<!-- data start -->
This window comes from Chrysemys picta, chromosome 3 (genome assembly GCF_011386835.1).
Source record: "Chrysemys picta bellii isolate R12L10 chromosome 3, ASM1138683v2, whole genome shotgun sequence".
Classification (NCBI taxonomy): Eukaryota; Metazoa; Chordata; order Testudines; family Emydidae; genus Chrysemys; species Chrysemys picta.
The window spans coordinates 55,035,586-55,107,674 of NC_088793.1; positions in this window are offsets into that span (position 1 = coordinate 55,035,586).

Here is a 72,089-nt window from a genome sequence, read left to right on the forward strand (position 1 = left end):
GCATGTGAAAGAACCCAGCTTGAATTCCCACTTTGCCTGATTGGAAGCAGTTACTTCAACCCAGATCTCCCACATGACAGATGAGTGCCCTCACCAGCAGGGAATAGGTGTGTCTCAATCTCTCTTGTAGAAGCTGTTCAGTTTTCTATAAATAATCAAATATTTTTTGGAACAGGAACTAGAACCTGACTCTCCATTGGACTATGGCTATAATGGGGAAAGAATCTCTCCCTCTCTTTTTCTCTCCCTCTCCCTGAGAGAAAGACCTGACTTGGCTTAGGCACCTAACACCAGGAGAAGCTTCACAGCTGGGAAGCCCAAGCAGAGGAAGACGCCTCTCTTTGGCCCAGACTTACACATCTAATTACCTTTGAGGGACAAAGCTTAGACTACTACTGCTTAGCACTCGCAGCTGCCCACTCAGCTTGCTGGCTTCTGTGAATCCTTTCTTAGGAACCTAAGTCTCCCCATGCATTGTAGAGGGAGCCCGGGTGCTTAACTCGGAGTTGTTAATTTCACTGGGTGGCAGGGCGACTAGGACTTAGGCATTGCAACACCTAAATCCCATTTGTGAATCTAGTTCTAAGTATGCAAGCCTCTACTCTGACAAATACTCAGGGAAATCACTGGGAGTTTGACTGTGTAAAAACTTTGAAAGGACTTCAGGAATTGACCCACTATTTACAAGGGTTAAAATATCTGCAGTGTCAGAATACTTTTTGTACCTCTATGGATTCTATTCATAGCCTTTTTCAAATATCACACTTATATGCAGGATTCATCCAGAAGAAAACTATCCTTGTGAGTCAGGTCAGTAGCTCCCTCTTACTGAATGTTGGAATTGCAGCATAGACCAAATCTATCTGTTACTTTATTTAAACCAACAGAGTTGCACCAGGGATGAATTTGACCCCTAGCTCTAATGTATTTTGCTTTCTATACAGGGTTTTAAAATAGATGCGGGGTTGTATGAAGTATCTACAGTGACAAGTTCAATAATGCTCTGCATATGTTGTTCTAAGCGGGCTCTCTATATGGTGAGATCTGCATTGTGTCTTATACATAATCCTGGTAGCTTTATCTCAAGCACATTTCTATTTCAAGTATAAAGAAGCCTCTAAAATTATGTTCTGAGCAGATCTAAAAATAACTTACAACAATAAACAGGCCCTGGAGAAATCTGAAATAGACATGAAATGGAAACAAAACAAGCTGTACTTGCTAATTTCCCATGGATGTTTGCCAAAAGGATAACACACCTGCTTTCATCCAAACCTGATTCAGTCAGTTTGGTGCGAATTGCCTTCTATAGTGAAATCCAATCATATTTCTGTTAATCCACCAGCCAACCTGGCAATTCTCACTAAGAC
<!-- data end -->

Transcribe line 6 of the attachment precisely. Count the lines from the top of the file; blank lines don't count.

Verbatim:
GCATGTGAAAGAACCCAGCTTGAATTCCCACTTTGCCTGATTGGAAGCAGTTACTTCAACCCAGATCTCCCACATGACAGATGAGTGCCCTCACCAGCAGGGAATAGGTGTGTCTCAATCTCTCTTGTAGAAGCTGTTCAGTTTTCTATAAATAATCAAATATTTTTTGGAACAGGAACTAGAACCTGACTCTCCATTGGACTATGGCTATAATGGGGAAAGAATCTCTCCCTCTCTTTTTCTCTCCCTCTCCCTGAGAGAAAGACCTGACTTGGCTTAGGCACCTAACACCAGGAGAAGCTTCACAGCTGGGAAGCCCAAGCAGAGGAAGACGCCTCTCTTTGGCCCAGACTTACACATCTAATTACCTTTGAGGGACAAAGCTTAGACTACTACTGCTTAGCACTCGCAGCTGCCCACTCAGCTTGCTGGCTTCTGTGAATCCTTTCTTAGGAACCTAAGTCTCCCCATGCATTGTAGAGGGAGCCCGGGTGCTTAACTCGGAGTTGTTAATTTCACTGGGTGGCAGGGCGACTAGGACTTAGGCATTGCAACACCTAAATCCCATTTGTGAATCTAGTTCTAAGTATGCAAGCCTCTACTCTGACAAATACTCAGGGAAATCACTGGGAGTTTGACTGTGTAAAAACTTTGAAAGGACTTCAGGAATTGACCCACTATTTACAAGGGTTAAAATATCTGCAGTGTCAGAATACTTTTTGTACCTCTATGGATTCTATTCATAGCCTTTTTCAAATATCACACTTATATGCAGGATTCATCCAGAAGAAAACTATCCTTGTGAGTCAGGTCAGTAGCTCCCTCTTACTGAATGTTGGAATTGCAGCATAGACCAAATCTATCTGTTACTTTATTTAAACCAACAGAGTTGCACCAGGGATGAATTTGACCCCTAGCTCTAATGTATTTTGCTTTCTATACAGGGTTTTAAAATAGATGCGGGGTTGTATGAAGTATCTACAGTGACAAGTTCAATAATGCTCTGCATATGTTGTTCTAAGCGGGCTCTCTATATGGTGAGATCTGCATTGTGTCTTATACATAATCCTGGTAGCTTTATCTCAAGCACATTTCTATTTCAAGTATAAAGAAGCCTCTAAAATTATGTTCTGAGCAGATCTAAAAATAACTTACAACAATAAACAGGCCCTGGAGAAATCTGAAATAGACATGAAATGGAAACAAAACAAGCTGTACTTGCTAATTTCCCATGGATGTTTGCCAAAAGGATAACACACCTGCTTTCATCCAAACCTGATTCAGTCAGTTTGGTGCGAATTGCCTTCTATAGTGAAATCCAATCATATTTCTGTTAATCCACCAGCCAACCTGGCAATTCTCACTAAGAC